This is similar to the article that I wrote on Eva Palmer Sikelianos who practised weaving and the art of making all of your own clothes by loom.

I haven’t managed to view this yet but I’ve passed by it many times even eating in the village itself. It is well known for its rugs. The Wikipedia article isn’t very helpful here as it makes no mention of anything I have said in this post. Karia.

Do you have any unique artisanal workmen and women in your cultural history?

I like making series and connecting my posts together so that they make sense to you the viewer and reader. This is the first part of my rural Lefkás village series.

Eglouvi

Other series include Greek poets, authors, Musicians, Famous Greeks and Foreigners who have become interested and or benefited Greece in some ways. All the links can be found here Series links.

Best wishes

Angela

Eva Palmer-Sikelianos

She was born in New York, emigrated to Paris and here she met her future husband Angelos Sikelianos . She then became his wife and moved to Lefkás to live there and learnt weaving of which there are examples of in the museum.

She in fact had learnt this much earlier but she learnt the traditional styles endemic to Lefkás while she lived there.

While reading this post you will have to remember that like all good poets and artists; they like their life to be presented in a certain way which is not necessarily the truth. They have employed artistic license or spin as we might call it now to how there life is displayed for prosperity. As politicians say never let the truth get in the way of a good story.

There is also an element of historical correction/heavy censorship involved to make there lives fit in with what we now deem appropriate for that era. In short they miss out a lot of their social lives because they wish to be remembered purely for their artistic endeavors.

She (Eva), famously said after visiting her ailing mother “I decided that I would never ever wear another thing made by a machine again!” She then proceeds to throw a trunk full of couture clothing from Paris out of the train window.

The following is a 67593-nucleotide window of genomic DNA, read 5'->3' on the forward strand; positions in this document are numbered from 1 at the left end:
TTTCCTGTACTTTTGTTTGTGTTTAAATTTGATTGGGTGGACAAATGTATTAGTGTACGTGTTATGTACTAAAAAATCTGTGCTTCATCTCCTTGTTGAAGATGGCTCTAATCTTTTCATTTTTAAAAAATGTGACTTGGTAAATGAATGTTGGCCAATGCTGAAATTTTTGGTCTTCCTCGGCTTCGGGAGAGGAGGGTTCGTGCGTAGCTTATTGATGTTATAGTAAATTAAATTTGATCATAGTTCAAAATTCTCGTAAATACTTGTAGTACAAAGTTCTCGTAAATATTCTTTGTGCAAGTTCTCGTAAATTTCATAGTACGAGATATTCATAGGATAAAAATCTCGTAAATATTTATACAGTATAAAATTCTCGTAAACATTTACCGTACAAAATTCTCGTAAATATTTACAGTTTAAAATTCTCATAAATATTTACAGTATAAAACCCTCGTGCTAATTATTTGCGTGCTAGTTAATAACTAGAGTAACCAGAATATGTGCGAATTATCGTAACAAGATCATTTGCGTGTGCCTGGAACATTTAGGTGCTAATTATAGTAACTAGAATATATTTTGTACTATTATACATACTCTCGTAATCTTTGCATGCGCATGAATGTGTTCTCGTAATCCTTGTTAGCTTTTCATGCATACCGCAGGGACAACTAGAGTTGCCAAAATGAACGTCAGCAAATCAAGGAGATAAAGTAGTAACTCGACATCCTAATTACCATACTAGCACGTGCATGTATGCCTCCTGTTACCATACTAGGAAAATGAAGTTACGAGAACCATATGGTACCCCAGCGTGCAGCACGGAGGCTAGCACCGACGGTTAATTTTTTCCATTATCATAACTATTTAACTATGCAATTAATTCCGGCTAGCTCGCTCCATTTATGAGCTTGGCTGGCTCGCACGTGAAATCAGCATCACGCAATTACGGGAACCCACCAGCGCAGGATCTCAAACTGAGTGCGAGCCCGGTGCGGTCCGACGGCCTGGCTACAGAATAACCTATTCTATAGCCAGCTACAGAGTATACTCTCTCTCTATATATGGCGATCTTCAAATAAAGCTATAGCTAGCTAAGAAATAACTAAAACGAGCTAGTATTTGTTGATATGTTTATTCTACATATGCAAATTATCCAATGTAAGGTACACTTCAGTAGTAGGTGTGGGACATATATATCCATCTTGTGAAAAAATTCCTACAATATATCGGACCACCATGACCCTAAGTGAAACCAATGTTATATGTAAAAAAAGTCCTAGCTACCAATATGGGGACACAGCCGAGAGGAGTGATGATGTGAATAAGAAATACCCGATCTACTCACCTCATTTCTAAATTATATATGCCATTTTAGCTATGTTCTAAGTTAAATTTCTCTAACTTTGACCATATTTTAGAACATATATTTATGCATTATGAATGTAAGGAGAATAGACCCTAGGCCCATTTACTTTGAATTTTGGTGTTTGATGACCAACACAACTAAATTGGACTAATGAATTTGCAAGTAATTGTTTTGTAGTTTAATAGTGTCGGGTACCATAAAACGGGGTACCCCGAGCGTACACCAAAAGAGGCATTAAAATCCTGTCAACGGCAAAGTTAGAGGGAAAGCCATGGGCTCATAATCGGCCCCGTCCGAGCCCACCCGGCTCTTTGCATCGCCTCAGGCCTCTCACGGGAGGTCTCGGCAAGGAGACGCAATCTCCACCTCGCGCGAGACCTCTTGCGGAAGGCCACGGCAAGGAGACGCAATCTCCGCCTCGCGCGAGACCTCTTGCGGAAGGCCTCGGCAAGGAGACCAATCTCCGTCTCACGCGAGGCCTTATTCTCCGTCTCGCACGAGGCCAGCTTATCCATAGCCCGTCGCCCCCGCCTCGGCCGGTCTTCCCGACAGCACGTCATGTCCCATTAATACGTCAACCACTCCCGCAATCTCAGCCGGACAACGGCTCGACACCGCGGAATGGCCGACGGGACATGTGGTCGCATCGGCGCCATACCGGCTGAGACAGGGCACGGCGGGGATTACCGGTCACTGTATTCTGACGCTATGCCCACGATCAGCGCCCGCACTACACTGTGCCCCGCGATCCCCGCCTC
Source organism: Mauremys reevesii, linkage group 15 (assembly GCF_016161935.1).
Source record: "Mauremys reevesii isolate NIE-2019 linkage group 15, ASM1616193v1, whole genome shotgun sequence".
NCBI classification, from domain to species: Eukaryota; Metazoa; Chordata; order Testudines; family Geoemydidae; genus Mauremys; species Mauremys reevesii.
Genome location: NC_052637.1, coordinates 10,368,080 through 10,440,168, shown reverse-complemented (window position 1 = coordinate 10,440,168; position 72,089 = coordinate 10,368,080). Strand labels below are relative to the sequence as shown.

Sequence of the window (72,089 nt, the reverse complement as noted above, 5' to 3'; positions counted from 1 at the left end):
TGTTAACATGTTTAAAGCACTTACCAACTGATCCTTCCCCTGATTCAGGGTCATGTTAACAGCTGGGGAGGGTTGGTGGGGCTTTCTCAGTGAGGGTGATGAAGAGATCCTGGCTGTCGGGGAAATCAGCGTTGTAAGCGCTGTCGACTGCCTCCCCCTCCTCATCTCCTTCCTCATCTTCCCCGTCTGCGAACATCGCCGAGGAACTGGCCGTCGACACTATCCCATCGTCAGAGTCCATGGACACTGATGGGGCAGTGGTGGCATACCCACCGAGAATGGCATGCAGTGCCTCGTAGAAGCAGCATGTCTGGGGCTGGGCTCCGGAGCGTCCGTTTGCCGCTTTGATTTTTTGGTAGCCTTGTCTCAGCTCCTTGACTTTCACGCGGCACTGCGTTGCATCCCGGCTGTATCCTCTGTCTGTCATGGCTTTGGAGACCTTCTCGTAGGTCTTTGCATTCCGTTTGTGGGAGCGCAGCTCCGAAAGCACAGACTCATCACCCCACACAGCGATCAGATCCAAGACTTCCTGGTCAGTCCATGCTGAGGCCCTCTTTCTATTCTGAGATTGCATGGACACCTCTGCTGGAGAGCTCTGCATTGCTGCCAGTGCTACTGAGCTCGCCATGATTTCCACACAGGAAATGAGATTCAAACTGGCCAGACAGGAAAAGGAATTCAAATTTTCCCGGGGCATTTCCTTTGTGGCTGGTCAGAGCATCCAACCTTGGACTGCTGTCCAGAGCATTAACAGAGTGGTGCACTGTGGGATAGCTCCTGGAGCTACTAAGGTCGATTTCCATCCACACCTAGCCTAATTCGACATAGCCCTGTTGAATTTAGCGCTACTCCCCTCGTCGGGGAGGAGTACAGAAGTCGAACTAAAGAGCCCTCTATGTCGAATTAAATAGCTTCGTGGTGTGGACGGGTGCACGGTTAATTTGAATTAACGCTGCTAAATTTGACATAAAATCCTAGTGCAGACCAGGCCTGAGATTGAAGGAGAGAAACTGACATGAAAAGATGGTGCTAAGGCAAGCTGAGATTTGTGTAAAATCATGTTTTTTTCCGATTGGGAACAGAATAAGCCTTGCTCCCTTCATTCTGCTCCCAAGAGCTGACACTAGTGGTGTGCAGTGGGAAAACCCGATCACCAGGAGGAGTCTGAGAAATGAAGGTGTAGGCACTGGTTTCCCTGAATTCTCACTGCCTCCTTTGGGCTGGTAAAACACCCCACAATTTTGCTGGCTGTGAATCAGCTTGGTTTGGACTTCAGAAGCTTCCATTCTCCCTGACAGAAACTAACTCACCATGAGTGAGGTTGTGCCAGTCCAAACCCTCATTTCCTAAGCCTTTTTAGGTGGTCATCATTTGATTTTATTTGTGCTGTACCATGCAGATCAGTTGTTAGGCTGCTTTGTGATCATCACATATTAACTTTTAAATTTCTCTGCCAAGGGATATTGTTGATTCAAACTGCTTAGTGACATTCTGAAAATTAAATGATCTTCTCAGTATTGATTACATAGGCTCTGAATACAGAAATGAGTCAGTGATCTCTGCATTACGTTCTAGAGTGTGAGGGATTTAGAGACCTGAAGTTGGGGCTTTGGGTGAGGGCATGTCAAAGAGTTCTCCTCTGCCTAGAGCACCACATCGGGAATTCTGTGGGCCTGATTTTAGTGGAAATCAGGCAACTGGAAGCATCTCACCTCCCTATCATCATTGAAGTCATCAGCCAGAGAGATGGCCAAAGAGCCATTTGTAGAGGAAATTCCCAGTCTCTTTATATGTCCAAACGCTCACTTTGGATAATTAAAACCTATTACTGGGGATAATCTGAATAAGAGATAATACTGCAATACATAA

In truth, she had abandoned wearing western dress long before this moment and it was only her mother that caused her to occasionally wear it so that she would not upset her anymore.

She was also friends with Nikos Kazantzis and George Serefis. Angelos and Eva lived together in a house in the south of Lefkás as well as the one in Lefkás town that houses the museum you see above.

She was responsible along with her husband for the 1st and 2nd Delphic festivals but these were to prove the undoing of the couple as the economic cost was too great.

She also helped to revive and prevent the loss of some of the weaving techniques for her clothing. She taught them to Angelos’s second wife Anna Karameni when she was finally able to return to Lefkás just before her death in 1952. Anna lived to be over a 100 dying in 2006.

This museum is more a testament to the Sikelianos family and Anna rather than an accurate portrayal of the lives of Eva and Angelos as it’s so heavily edited. They didn’t live virtuous lives either of them. It’s probably why there is no museum to Byron that I can think yet he is memorialized everywhere. The Greek memory is highly selective and hypocritical given what we know about the sex lives of classical Greeks.

For some more personal details which are extremely lacking in the museum visit here – Eva Palmer Sikelianos. Or if you want an uncensored version from her point of view as opposed to the Greek masculine dominant view that is presented here read or listen to Eva Palmer-Sikelianos-A Life in Ruins.

After listening to the above book I really felt the need to edit this article as previously it only provided one side of the story. So I felt the heavy bias needed to be corrected. This is despite the fact the museum takes up the entirety of the 3 story house it’s contained in.

She is part of my foreigners who helped Greece series:-

Lawrence Durrell

Virginia Woolf

Henry Miller

Lord Byron

Other series include Greek Poets, Authors, Musicians, Famous Greeks and Rural Villages in Lefkás. All the links can be found here Series links.

Do you have any notable power couples from the past in your country?

Best wishes

Angela

Lefkada Hearn – Lefkadian poet

Lefkadia Hearn Lefkádian National Gallery
Lefkadia Hearn Lefkádian National Gallery

(Patrick) Lefkáda Hearn or Paddy Hearn as he is also called is another famous Lefkás poet that also made a life for himself that is well documented in an exhibition dedicated to him in the Cultural Centre. It’s free to enter and it’s open 8am-3pm every day.

He lived in many places during his life including Britain, Cincinnati and New York in the United States, the Caribbean and finally settling in Japan. He loved Japan to the extent he also has a Japanese name Iakumi Koizumi.

These pictures are upstairs in a room dedicated to Takis P Efstathiou at the Cultural centre. It’s a part of the floor dedicated to the yearly folklore festival not in his exhibition downstairs. This next image is why.